• Richard Easson

Catholic Bishops Warning Parishioners Against J&J COVID-19 Vaccine

At least two Catholic bishops in the U.S. have sent a warning to their parishioners to not receive the Johnson & Johnson vaccine.

The recently approved J&J COVID-19 vaccine was called out by the Archdiocese of New Orleans in a statement saying that it is “morally compromised as it uses the abortion-derived cell line in development and production of the vaccine as well as the testing.” The Archdiocese advised Catholics to instead opt for the Pfizer or Moderna vaccines.

The announcement contradicts a statement released by the Vatican in December that deemed it “morally acceptable to receive Covid-19 vaccines that have used cell lines from aborted fetuses in their research and production process” if no “ethically irreproachable” vaccines are available.

The U.S. Conference of Catholic Bishops spoke favorably of the Pfizer and Moderna vaccines, saying that their link to aborted fetus tissue was remote and therefore morally acceptable, but advised Catholics to avoid the AstraZenica vaccine, if possible. They had not released a statement on the J&J vaccine, though.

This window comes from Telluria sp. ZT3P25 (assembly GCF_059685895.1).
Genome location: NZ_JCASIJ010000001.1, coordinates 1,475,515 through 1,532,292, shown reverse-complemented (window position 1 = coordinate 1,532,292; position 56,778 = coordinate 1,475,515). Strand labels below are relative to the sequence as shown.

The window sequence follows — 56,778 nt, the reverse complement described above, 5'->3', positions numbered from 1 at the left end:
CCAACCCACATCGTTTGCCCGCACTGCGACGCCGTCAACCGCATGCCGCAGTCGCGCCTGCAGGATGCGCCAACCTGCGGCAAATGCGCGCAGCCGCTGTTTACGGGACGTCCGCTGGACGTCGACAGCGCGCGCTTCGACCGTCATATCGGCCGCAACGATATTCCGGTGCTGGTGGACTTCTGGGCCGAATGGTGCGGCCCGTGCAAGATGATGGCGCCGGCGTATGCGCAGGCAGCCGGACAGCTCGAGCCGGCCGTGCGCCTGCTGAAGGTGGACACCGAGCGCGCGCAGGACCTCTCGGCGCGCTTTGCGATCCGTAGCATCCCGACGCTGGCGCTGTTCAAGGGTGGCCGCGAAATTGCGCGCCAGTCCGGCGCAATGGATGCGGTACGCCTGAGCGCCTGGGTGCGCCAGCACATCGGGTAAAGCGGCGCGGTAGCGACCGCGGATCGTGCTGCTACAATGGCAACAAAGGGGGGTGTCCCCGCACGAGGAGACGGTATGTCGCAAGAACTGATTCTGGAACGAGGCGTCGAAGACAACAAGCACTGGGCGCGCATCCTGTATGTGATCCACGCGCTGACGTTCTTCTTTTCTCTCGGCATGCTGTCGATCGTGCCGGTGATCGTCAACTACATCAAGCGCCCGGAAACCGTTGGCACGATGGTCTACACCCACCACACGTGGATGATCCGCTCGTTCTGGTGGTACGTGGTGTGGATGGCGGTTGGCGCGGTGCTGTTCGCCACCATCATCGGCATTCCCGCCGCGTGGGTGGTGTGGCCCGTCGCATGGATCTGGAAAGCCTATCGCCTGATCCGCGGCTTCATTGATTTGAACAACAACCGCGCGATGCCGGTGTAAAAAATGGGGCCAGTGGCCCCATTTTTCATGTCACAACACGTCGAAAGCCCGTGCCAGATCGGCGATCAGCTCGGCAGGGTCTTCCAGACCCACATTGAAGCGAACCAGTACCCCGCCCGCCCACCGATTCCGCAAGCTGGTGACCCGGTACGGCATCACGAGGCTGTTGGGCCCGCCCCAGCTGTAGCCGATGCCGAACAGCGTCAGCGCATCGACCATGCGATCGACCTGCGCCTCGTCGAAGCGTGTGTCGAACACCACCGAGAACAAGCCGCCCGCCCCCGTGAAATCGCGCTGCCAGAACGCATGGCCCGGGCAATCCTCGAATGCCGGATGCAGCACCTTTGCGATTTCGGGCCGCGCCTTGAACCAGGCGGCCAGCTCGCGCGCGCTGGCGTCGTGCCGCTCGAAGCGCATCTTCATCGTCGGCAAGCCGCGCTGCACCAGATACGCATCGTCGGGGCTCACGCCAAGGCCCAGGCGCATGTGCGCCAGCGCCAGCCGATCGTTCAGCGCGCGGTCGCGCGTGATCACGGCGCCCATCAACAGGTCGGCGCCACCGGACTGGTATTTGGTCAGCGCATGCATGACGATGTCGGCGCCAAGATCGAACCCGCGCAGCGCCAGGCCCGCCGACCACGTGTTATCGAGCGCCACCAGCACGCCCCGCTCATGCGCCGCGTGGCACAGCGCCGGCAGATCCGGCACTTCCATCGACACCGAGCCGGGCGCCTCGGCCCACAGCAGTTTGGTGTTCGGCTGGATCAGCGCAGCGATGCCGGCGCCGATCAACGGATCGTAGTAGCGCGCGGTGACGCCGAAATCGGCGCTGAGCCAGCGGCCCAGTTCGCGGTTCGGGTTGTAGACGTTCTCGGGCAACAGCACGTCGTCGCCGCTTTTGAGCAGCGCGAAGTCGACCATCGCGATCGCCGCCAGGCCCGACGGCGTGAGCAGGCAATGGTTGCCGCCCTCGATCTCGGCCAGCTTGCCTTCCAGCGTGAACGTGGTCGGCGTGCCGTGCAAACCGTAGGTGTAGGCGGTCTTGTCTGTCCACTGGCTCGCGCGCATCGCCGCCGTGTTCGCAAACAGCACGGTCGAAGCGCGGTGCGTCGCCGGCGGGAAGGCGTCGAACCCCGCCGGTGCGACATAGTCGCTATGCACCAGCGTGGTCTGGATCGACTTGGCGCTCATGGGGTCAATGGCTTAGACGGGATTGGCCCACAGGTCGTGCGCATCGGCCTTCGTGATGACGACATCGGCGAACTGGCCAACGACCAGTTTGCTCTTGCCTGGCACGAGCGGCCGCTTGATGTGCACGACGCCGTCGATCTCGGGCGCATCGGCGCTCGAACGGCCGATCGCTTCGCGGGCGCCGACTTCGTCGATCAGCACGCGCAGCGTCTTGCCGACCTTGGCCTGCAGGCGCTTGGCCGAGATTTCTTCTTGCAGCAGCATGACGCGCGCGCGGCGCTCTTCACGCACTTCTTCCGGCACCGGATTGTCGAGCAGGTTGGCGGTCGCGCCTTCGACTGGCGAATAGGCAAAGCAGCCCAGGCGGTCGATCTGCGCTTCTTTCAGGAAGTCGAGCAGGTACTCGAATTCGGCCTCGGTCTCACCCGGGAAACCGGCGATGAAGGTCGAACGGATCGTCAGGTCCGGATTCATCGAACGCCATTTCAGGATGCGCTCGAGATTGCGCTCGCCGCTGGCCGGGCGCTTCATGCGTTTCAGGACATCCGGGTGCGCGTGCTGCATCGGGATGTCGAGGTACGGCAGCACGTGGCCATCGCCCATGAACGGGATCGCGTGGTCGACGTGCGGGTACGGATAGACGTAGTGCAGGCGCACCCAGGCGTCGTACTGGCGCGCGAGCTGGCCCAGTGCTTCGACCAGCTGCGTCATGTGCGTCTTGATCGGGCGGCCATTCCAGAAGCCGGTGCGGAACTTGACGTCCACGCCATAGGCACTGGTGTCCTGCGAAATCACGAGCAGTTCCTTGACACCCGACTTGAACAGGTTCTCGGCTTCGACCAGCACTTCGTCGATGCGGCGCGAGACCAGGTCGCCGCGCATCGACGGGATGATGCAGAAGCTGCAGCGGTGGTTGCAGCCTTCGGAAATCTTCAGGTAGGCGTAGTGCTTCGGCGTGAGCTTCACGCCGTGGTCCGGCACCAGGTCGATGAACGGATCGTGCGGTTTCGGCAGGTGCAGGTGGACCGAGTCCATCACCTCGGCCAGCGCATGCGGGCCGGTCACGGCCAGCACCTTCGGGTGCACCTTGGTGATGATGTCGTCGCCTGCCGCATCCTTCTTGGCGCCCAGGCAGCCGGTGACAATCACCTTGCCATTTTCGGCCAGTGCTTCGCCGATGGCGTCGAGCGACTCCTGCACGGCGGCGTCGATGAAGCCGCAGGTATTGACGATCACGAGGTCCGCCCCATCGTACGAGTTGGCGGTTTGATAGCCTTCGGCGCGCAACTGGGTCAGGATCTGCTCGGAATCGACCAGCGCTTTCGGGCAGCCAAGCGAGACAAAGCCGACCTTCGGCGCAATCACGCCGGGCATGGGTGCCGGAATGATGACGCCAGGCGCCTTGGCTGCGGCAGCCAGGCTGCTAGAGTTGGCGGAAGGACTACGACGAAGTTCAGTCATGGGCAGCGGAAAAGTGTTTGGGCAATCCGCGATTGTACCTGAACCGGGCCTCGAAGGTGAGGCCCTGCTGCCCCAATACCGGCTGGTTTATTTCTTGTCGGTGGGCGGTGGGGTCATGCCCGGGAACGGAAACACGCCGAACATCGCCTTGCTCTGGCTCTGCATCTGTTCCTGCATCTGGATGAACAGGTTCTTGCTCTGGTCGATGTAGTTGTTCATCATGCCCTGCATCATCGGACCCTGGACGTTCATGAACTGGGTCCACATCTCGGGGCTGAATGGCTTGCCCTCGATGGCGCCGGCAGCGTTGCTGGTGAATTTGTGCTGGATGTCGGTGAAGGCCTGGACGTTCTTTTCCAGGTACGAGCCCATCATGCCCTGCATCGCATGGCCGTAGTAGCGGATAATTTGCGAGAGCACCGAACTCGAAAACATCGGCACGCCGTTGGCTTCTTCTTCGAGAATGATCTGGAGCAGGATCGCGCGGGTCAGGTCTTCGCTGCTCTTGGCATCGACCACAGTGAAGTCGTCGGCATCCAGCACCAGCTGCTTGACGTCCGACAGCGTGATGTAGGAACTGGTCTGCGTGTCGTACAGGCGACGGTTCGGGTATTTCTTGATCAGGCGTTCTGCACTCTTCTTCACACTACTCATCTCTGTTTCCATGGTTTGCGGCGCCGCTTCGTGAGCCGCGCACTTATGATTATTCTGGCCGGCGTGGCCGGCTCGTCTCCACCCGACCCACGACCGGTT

Catholic ethicists have said that the use of fetal tissue in its production makes the J&J vaccine a cause for concern. The Pfizer and Moderna vaccines, on the other hand, utilized aborted tissue in lab testing.

According to one of the ethicists that the New Orleans archdiocese consulted with before making its announcement, Fr. Tad Pacholczyk, “Importantly, the Catholic Church does not condemn the J & J vaccine or any other vaccine,” Fr. Pacholczyk said. “Someone with a sufficiently serious reason, such as a threat to one’s health, could use any of the three Covid-19 vaccines.”

Archbishop Gregory Aymond, who leads the New Orleans archdiocese, stated that taking the vaccine is ultimately “a decision of individual conscience.” According to the state’s department of health, at least 150,000 in the area of southeastern Louisiana where New Orleans is located, have had at least one shot of the coronavirus vaccine so far.

Late last year, Bishop Joseph Strickland of Tyler, Texas, tweeted his strong opposition to the Moderna vaccine because of its connection to abortion and said it was “not morally produced.”

Last month, Bishop Strickland tweeted, “The fact remains that ANY vaccine available today involves using murdered children before they could even be born. I renew my pledge…I will not extend my life by USING murdered children.”